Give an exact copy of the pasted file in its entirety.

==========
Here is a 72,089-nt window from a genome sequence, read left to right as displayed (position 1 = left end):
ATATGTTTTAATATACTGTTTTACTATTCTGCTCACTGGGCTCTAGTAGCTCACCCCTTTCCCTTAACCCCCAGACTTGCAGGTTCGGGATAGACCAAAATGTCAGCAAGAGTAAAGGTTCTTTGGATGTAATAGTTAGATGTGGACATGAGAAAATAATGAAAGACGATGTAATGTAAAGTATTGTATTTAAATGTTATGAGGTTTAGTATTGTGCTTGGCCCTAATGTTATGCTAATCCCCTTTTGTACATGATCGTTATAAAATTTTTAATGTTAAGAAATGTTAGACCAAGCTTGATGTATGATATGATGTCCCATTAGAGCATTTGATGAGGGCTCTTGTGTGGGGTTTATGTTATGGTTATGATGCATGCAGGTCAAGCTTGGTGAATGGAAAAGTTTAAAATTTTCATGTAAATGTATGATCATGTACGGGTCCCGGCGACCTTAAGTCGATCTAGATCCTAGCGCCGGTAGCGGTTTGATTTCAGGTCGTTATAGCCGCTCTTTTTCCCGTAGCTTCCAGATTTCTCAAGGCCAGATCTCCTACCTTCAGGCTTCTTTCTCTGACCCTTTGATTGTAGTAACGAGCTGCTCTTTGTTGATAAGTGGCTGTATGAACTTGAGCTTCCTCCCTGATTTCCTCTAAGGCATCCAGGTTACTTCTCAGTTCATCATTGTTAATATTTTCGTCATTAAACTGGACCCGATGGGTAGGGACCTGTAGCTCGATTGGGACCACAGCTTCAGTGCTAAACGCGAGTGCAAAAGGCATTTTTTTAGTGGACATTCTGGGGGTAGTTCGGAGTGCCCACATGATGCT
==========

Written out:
Here is a 72,089-nt window from a genome sequence, read left to right as displayed (position 1 = left end):
ATATGTTTTAATATACTGTTTTACTATTCTGCTCACTGGGCTCTAGTAGCTCACCCCTTTCCCTTAACCCCCAGACTTGCAGGTTCGGGATAGACCAAAATGTCAGCAAGAGTAAAGGTTCTTTGGATGTAATAGTTAGATGTGGACATGAGAAAATAATGAAAGACGATGTAATGTAAAGTATTGTATTTAAATGTTATGAGGTTTAGTATTGTGCTTGGCCCTAATGTTATGCTAATCCCCTTTTGTACATGATCGTTATAAAATTTTTAATGTTAAGAAATGTTAGACCAAGCTTGATGTATGATATGATGTCCCATTAGAGCATTTGATGAGGGCTCTTGTGTGGGGTTTATGTTATGGTTATGATGCATGCAGGTCAAGCTTGGTGAATGGAAAAGTTTAAAATTTTCATGTAAATGTATGATCATGTACGGGTCCCGGCGACCTTAAGTCGATCTAGATCCTAGCGCCGGTAGCGGTTTGATTTCAGGTCGTTATAGCCGCTCTTTTTCCCGTAGCTTCCAGATTTCTCAAGGCCAGATCTCCTACCTTCAGGCTTCTTTCTCTGACCCTTTGATTGTAGTAACGAGCTGCTCTTTGTTGATAAGTGGCTGTATGAACTTGAGCTTCCTCCCTGATTTCCTCTAAGGCATCCAGGTTACTTCTCAGTTCATCATTGTTAATATTTTCGTCATTAAACTGGACCCGATGGGTAGGGACCTGTAGCTCGATTGGGACCACAGCTTCAGTGCTAAACGCGAGTGCAAAAGGCATTTTTTTAGTGGACATTCTGGGGGTAGTTCGGAGTGCCCACATGATGCT